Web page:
By Mike Collier
Latvian President Valdis Zatlers lost his bid for a second term Thursday to rival Andris Berzins, an ex-banker, just days after he demanded a snap general election to root out corruption.
Latvia’s head of state is elected by the Baltic nation’s 100-member parliament, where Zatlers received 41 votes against 53 for Berzins.
Berzins hailed lawmakers for their support, in the wake of an unprecedented constitutional clash between Zatlers and the single-chamber Saeima.
“I give thanks for the honour the Saeima has shown in entrusting me with this important post,” the 66-year-old told journalists.
“I hope society will assess me on my deeds… I will not follow the lead of oligarchs or special interests,” he vowed.
Zatlers’s call to end the clout of powerful businessman-politicians, dubbed oligarchs, added spice to a vote already scheduled before he moved Saturday to dissolve parliament.
Prime Minister Valdis Dombrovskis’s centre-right Unity bloc backed Zatlers, who struck a chord in this nation of 2.2 million amid a biting austerity drive.
“The majority in parliament has not respected the public demand for a policy that is free of the oligarchs’ influence and has punished Valdis Zatlers for his courage,” he said.
Other MPs were less flattering.
Sergejs Mirskis, of the left-leaning, pro-Russian opposition Harmony Centre, said Zatlers had “spat in the eye” of the public by seeking to dissolve parliament.
The presidential vote split Latvia’s government — Berzins was nominated by Dombrovskis’ coalition partner the Greens and Farmers Alliance, or ZZS.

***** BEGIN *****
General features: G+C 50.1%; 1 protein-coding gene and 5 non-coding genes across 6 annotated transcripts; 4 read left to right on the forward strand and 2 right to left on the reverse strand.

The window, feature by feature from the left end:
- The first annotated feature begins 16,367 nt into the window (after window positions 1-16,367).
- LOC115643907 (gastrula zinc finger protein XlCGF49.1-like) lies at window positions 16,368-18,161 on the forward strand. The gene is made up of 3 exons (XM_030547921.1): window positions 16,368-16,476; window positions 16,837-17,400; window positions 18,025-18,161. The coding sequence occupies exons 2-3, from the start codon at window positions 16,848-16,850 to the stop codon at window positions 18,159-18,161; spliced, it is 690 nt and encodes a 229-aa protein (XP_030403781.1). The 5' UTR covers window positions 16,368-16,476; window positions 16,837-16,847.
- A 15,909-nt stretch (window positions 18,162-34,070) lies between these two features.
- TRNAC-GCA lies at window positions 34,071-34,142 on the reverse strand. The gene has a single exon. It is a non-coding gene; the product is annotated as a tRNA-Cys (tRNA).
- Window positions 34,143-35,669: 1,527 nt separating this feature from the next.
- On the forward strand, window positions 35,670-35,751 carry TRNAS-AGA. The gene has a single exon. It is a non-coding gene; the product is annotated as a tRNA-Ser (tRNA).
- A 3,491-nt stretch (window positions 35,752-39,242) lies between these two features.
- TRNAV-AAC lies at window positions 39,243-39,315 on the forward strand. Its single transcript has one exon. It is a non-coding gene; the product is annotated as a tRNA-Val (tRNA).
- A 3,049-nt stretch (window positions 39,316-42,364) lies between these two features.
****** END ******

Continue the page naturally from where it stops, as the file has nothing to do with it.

Political commentator Aivars Ozolins of the Ir news weekly slammed Thursday’s vote, saying ZZS and Harmony Centre appeared to have cut a deal.
“All we saw here today was basically theatre,” he said.
The non-partisan Zatlers, who gave up a medical career to become president in 2007, had repeatedly urged MPs to restore the public’s faith in politicians.
He demanded the snap election after lawmakers last week hampered an anti-corruption probe of lawmaker Ainars Slesers, one of Latvia’s richest men, by refusing to waive his immunity.
Slesers heads the pro-business opposition For A Good Latvia movement, whose other leader Andris Skele is also under investigation.
ZZS kingpin Aivars Lembergs is likewise being probed.
Slesers Thursday accused Zatlers of “double standards”.
Zatlers was himself spotlighted in 2007 after admitting he accepted “gifts” as a doctor. But he later won support from anti-graft activists for his accountability drive.
Kristaps Petermanis, chairman of the Latvian branch of Transparency International, was among around 250 protesters outside parliament Thursday who chanted “Resign!” when Berzins emerged and attempted a brief walkabout.
“Parliament demonstrated that it hasn’t learned anything,” he told AFP. “The question now is whether this will motivate society enough to vote out the old system in September’s parliamentary election.”
Zatlers’ mandate ends on July 7.
His defeat will not halt the dissolution process, however.
Voters are expected to approve his decision in a July 23 referendum required under the constitution, triggering a snap election in September.
Latvians last voted in October 2010, handing Dombrovskis a new mandate to form the 16th government since independence from the Soviet Union in 1991.
Analysts say renewed wrangling is unlikely to have major economic impact.
In 2008 Latvia was forced to seek a 7.5-billion-euro ($10.7-billion) bailout after its overheated economy went bust.
Output shrank by 18 percent in 2009 and, despite green shoots, unemployment is still almost 17 percent.
Berzins will be Latvia’s fourth president since 1991.
Zatlers succeeded plain-speaking Vaira Vike-Freiberga, who over two terms won national and global respect and steered Latvia into the European Union and NATO in 2004.